From the fifth year of tax residence, the « FIG » preferential regime would be no longer applicable, and UK tax is levied on worldwide income and gains. It is important to note that the new « FIG » preferential regime would be not granted automatically, but should be applied for each year by taxpayers who meet the conditions and claim, annually, the FIG application.


Transitional rules should be put in place for people who are currently on the « Remittance basis » and have been on it for more than four years.

  • These taxpayers would pay tax only on 50% of their foreign-source income. However, this reduction does not apply to foreign-source capital gains.
  • These taxpayers could claim capital gains tax relief for assets held privately, acquired before April 6, 2019. Thus, from 6 April 2025, to determine the capital gain arising on the disposal of a privately held asset, the acquisition value taken into account would be that of the assets on 6 April 2019, for assets held on that date. This would reduce the amount of taxable capital gains.
  • The targeted taxpayers (incl. “deemed domicile”) could benefit from a temporary remittance facility for foreign-source income and gains for two fiscal years. They could choose to remit foreign-source income and gains earned before 6 April 2025 to the UK at a preferential rate of 12%. This facility could only be available for the tax years 2025/2026 and 2026/2027.


These announcements by the UK Government on 6 March 2024 would therefore overturn the current tax rules for individuals resident in the UK who benefit from the "Non Dom" tax regime. Individuals wishing to move to the UK and Non-Dom residents should keep themselves informed and check whether they could benefit from the new regime, which will be introduced on 6 April 2025. The subtleties of this new regime need to be considered carefully, as does its very limited duration. In this respect, it is interesting to compare this regime with other existing regimes in Europe, particularly in Switzerland (link to our article "Moving to Switzerland").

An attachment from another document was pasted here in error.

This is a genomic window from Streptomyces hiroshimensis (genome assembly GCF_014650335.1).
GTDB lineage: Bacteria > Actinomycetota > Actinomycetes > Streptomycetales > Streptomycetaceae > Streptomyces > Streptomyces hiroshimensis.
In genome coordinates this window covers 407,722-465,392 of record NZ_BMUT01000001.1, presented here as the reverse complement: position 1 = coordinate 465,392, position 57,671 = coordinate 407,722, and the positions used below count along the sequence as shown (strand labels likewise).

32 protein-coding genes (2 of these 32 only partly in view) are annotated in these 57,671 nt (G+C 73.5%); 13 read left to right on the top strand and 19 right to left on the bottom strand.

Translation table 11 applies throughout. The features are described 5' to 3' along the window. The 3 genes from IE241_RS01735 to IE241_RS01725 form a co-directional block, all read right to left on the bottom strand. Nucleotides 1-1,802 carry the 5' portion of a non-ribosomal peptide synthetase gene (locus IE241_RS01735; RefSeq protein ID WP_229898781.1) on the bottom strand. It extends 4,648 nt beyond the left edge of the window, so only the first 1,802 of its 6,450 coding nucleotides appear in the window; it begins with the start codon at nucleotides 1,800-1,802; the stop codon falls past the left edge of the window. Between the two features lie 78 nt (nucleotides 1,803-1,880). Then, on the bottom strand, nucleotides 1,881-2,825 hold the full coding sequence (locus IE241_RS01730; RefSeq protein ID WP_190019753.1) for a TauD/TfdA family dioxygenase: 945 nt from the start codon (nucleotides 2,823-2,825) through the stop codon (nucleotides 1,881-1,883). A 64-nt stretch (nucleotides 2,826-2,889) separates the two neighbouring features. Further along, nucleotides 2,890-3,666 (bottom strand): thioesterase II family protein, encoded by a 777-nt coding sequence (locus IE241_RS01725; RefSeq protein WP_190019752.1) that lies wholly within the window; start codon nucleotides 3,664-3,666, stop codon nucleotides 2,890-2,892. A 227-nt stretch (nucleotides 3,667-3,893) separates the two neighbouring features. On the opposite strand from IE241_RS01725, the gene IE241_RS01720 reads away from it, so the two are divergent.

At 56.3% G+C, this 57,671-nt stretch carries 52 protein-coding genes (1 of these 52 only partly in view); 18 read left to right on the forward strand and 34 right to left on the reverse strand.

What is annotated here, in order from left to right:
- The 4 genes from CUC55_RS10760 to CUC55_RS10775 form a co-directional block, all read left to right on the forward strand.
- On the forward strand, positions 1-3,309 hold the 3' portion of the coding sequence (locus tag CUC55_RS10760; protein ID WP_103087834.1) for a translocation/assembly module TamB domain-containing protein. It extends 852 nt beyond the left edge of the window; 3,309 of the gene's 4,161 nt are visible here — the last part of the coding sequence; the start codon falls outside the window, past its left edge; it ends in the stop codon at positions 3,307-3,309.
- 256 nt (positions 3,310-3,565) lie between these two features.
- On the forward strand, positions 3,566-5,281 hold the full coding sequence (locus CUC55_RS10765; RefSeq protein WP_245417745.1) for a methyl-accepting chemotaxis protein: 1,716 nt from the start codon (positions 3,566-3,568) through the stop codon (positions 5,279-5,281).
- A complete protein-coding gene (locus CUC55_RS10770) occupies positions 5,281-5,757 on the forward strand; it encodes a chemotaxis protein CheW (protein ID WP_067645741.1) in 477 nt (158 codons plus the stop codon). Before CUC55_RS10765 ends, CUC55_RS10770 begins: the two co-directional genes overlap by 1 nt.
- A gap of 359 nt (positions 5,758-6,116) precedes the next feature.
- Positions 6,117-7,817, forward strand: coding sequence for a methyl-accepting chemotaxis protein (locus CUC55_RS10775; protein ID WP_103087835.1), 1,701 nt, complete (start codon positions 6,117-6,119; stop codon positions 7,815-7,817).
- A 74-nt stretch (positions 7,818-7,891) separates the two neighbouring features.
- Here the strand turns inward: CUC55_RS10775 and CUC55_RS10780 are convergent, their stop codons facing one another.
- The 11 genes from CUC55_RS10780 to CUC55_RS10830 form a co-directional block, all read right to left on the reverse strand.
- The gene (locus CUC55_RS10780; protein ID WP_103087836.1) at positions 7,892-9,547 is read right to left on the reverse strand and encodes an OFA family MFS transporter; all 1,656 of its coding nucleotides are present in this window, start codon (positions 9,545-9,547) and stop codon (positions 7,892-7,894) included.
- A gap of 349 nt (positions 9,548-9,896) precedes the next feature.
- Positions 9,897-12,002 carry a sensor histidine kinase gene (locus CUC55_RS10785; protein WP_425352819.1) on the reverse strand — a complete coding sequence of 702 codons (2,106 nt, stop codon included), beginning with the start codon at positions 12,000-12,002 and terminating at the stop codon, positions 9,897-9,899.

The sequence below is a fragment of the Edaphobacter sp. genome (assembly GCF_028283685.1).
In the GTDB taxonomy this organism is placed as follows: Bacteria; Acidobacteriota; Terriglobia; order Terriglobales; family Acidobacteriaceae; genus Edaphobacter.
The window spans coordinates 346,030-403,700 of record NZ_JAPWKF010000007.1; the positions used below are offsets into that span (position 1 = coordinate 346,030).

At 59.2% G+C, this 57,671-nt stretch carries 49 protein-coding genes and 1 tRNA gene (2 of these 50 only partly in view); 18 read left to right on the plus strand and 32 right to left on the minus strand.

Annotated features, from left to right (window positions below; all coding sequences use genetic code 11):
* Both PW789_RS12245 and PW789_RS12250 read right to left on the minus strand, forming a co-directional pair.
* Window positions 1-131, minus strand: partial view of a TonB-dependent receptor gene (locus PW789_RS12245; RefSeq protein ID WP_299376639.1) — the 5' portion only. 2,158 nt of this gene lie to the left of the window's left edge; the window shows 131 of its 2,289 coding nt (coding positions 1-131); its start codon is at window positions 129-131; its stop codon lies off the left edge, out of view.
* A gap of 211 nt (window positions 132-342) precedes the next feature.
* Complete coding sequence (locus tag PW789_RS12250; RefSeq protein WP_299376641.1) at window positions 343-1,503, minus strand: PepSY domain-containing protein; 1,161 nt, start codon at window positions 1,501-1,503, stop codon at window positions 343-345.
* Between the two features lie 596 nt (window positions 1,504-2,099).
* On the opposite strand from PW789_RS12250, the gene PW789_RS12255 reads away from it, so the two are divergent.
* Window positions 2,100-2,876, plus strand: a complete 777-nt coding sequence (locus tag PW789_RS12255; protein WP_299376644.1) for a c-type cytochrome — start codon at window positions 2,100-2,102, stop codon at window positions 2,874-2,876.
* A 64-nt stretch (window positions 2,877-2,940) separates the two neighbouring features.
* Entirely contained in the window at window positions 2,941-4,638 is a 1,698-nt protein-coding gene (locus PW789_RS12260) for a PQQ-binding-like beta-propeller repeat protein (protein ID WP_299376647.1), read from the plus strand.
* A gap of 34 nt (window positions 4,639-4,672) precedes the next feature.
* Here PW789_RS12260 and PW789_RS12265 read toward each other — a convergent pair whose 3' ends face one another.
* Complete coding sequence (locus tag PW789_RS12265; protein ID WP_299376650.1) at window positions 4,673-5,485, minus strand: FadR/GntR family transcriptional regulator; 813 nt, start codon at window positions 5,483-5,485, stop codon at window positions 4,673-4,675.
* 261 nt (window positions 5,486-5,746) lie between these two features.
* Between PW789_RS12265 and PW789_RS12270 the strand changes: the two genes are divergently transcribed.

The abolition of the concept of "domicile of choice" from an inheritance law point of view and the introduction of a ten-year resale right would also change the strategy to be considered in the context of estate planning. In any case, it would provide welcome legal certainty compared with the current system, in which the slightest link with the UK can be interpreted as sufficient to consider that the person is still making this country their "domicile of choice", despite having left several years earlier. On the other hand, such a change will require a review of double-taxation treaties relating to inheritance in order to avoid double taxation. This is particularly the case with the CH-UK DTA.

It should be remembered that this reform has not yet come into force and that further details regarding the implementation of these announcements have yet to be announced. However, RSM Switzerland remains at your disposal to advise you on the measures you should consider to anticipate the implementation of these announcements.